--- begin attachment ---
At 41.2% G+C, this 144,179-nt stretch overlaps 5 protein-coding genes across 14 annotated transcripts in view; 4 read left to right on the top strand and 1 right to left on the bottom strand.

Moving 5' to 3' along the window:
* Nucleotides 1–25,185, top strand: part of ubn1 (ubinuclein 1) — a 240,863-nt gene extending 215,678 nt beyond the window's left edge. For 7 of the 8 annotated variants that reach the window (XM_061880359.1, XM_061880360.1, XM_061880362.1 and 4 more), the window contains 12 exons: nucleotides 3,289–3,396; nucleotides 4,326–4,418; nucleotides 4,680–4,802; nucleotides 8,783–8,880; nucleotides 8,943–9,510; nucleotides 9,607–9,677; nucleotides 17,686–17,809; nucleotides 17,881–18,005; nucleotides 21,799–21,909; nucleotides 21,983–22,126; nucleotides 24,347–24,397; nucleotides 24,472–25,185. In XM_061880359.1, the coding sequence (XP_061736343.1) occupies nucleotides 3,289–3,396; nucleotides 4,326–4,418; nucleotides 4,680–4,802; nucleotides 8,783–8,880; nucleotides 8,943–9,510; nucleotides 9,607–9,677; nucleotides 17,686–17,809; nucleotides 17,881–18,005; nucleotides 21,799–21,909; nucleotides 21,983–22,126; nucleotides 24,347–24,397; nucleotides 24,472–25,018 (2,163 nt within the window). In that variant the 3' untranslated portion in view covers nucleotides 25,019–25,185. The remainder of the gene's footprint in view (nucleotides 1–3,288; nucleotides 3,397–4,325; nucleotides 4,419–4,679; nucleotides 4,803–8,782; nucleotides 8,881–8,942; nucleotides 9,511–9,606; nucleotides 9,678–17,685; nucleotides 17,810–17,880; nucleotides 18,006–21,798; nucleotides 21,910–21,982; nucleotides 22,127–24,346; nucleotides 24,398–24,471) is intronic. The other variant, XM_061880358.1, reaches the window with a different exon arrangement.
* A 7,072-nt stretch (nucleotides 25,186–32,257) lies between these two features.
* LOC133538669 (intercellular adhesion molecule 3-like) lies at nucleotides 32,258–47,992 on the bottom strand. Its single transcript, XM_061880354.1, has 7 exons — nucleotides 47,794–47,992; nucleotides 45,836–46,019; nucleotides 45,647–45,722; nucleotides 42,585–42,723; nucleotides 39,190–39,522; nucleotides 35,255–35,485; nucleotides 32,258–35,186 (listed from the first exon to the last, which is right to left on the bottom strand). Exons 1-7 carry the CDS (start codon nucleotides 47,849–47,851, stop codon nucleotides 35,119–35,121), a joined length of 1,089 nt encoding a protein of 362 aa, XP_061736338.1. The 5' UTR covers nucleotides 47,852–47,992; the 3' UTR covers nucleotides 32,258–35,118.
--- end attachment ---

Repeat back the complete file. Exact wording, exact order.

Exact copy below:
At 41.2% G+C, this 144,179-nt stretch overlaps 5 protein-coding genes across 14 annotated transcripts in view; 4 read left to right on the top strand and 1 right to left on the bottom strand.

Moving 5' to 3' along the window:
* Nucleotides 1–25,185, top strand: part of ubn1 (ubinuclein 1) — a 240,863-nt gene extending 215,678 nt beyond the window's left edge. For 7 of the 8 annotated variants that reach the window (XM_061880359.1, XM_061880360.1, XM_061880362.1 and 4 more), the window contains 12 exons: nucleotides 3,289–3,396; nucleotides 4,326–4,418; nucleotides 4,680–4,802; nucleotides 8,783–8,880; nucleotides 8,943–9,510; nucleotides 9,607–9,677; nucleotides 17,686–17,809; nucleotides 17,881–18,005; nucleotides 21,799–21,909; nucleotides 21,983–22,126; nucleotides 24,347–24,397; nucleotides 24,472–25,185. In XM_061880359.1, the coding sequence (XP_061736343.1) occupies nucleotides 3,289–3,396; nucleotides 4,326–4,418; nucleotides 4,680–4,802; nucleotides 8,783–8,880; nucleotides 8,943–9,510; nucleotides 9,607–9,677; nucleotides 17,686–17,809; nucleotides 17,881–18,005; nucleotides 21,799–21,909; nucleotides 21,983–22,126; nucleotides 24,347–24,397; nucleotides 24,472–25,018 (2,163 nt within the window). In that variant the 3' untranslated portion in view covers nucleotides 25,019–25,185. The remainder of the gene's footprint in view (nucleotides 1–3,288; nucleotides 3,397–4,325; nucleotides 4,419–4,679; nucleotides 4,803–8,782; nucleotides 8,881–8,942; nucleotides 9,511–9,606; nucleotides 9,678–17,685; nucleotides 17,810–17,880; nucleotides 18,006–21,798; nucleotides 21,910–21,982; nucleotides 22,127–24,346; nucleotides 24,398–24,471) is intronic. The other variant, XM_061880358.1, reaches the window with a different exon arrangement.
* A 7,072-nt stretch (nucleotides 25,186–32,257) lies between these two features.
* LOC133538669 (intercellular adhesion molecule 3-like) lies at nucleotides 32,258–47,992 on the bottom strand. Its single transcript, XM_061880354.1, has 7 exons — nucleotides 47,794–47,992; nucleotides 45,836–46,019; nucleotides 45,647–45,722; nucleotides 42,585–42,723; nucleotides 39,190–39,522; nucleotides 35,255–35,485; nucleotides 32,258–35,186 (listed from the first exon to the last, which is right to left on the bottom strand). Exons 1-7 carry the CDS (start codon nucleotides 47,849–47,851, stop codon nucleotides 35,119–35,121), a joined length of 1,089 nt encoding a protein of 362 aa, XP_061736338.1. The 5' UTR covers nucleotides 47,852–47,992; the 3' UTR covers nucleotides 32,258–35,118.